What’s next for bitcoin?
2015 has seen the digital currency’s volatility stabilise and price jump, but it has also seen much of the hype dissipate. And there’s been a divergence between bitcoin and the technology that underpins it – blockchain.
Blockchain, which uses complex cryptography to regulate and record transactions, is in the ascendancy, with millions of dollars flowing into the technology and banks lining up to experiment with it.
Meanwhile, many of the leading consumer bitcoin companies – digital wallets, payment processors, and exchanges – are being forced to adjust or rethink their business models in the face of slower than expected consumer uptake.
“It’s naive to think there will only be one blockchain”
According to Jeremy Millar – the co-author of one of the most extensive reports to date on the corporate ecosystem emerging around the digital currency – the issue is that the markets for bitcoin and blockchain have already fundamentally divided.
“I’m looking at this in terms of market development and what I’m saying is the market of people who buy blockchain to implement financial services is fundamentally different as a market to bitcoin,” Millar told Business Insider.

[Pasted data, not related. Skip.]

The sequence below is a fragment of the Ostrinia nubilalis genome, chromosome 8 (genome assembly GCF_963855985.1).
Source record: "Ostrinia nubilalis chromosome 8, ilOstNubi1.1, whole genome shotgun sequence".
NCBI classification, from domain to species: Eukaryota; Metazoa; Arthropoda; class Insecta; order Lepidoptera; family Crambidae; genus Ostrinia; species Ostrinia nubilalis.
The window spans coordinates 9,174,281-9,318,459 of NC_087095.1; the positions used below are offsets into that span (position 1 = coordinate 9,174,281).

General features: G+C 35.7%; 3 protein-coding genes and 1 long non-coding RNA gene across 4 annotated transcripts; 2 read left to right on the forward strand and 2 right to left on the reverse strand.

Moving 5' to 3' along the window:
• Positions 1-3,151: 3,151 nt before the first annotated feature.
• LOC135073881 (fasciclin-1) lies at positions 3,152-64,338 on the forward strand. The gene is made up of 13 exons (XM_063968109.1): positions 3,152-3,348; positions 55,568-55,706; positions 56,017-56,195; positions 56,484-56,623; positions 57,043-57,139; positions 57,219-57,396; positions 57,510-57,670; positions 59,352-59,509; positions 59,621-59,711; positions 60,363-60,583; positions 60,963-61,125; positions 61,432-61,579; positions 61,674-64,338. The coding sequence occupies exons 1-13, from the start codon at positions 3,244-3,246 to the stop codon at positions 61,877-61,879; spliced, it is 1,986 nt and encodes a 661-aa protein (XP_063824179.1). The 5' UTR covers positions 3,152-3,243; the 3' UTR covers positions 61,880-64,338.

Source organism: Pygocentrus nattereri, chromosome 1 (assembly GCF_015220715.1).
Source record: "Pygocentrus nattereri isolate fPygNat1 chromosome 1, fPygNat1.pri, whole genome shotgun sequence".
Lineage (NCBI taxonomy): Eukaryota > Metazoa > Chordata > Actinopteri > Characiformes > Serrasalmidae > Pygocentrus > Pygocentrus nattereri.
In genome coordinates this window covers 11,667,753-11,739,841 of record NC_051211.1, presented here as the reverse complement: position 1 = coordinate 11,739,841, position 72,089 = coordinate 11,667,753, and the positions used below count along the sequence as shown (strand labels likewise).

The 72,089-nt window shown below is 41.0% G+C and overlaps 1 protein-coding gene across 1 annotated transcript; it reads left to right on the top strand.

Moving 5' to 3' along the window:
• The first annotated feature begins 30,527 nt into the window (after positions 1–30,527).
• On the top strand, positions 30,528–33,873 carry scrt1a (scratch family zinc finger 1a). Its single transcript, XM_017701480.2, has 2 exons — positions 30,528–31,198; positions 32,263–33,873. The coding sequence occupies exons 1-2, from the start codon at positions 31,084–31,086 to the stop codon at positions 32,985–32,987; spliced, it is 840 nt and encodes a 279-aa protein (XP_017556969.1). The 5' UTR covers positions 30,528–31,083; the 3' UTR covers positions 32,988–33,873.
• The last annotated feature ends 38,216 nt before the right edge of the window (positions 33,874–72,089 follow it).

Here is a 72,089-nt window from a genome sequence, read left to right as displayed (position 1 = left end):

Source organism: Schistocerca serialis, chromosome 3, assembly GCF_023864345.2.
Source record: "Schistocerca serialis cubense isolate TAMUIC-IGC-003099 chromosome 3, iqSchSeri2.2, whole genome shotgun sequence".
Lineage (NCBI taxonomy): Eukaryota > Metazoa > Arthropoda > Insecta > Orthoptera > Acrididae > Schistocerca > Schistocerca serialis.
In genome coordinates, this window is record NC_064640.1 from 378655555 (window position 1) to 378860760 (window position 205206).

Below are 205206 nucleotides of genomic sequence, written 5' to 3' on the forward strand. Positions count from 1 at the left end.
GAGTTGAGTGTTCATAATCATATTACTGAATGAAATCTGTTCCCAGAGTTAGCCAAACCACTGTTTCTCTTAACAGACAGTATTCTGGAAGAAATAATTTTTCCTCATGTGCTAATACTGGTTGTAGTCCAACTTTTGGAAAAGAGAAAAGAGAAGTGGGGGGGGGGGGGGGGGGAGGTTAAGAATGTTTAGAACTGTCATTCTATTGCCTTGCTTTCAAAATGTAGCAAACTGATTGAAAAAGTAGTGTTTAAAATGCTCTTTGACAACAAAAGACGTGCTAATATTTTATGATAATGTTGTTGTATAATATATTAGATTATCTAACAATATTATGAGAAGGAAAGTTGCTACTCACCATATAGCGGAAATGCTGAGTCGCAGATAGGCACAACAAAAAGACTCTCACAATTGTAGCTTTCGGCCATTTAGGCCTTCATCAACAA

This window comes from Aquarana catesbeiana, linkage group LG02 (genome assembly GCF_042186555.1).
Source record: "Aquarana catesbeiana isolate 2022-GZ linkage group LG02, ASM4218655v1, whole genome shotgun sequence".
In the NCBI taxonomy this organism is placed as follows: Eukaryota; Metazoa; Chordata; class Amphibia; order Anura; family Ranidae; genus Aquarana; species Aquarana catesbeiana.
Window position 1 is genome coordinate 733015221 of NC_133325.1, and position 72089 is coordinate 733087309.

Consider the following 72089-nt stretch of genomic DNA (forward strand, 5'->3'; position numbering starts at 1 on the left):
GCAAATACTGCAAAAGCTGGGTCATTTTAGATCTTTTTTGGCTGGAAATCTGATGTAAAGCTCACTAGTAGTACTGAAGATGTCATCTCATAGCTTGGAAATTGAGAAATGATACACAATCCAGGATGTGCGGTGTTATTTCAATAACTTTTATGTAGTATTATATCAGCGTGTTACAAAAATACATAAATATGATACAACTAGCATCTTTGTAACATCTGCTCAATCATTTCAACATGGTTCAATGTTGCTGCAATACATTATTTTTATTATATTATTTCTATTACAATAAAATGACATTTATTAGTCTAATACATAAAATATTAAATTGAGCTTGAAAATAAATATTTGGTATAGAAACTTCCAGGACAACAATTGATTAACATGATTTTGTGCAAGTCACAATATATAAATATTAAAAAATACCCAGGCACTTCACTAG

Millar, a partner at boutique technology investment bank Magister Advisors, recently co-wrote an extensive, 75-page report on the two sectors.
“A cryptocurrency market will have exchanges, it will have brokers, it will have speculators, it will have payment networks,” he says. “The features of blockchain as a market are institutional adoption, integration with existing business processes, IT planning and budgeting, evaluating technology replacement.”
In other words, the two products are pitching at different audiences – one to consumers and currency speculators, the other to corporate IT departments.
The crucial element in understanding all this is that while bitcoin’s blockchain is the best known, it’s not the only one. Blockchain is shorthand for the complex cryptography-based software underpinning the network. It regulates transactions and records who owns which bitcoins. It’s faster, cheaper, and quicker than traditional payment methods.
But the technology can be duplicated with private blockchains, and Millar says: “I think it’s a bit naive to think there will only be one flavour of blockchain.”
So even if blockchain becomes the norm in banking, it doesn’t necessarily mean bitcoin will rise with it.
“Emerging markets are much more bitcoin native”
But Millar thinks bitcoin will find a home in emerging markets. He says: “Emerging markets are much more bitcoin native. Look at an area like Argentina, where there are capital controls, challenges in the local financial institutions, and there’s a need to do cross border payments.
“If I am running a commerce warehouse in the Philippines or Argentina, my supply chain even at a small scale is going to have many currencies and many areas where there could well be capital controls, fluctuating exchange rates, volatility, what have you.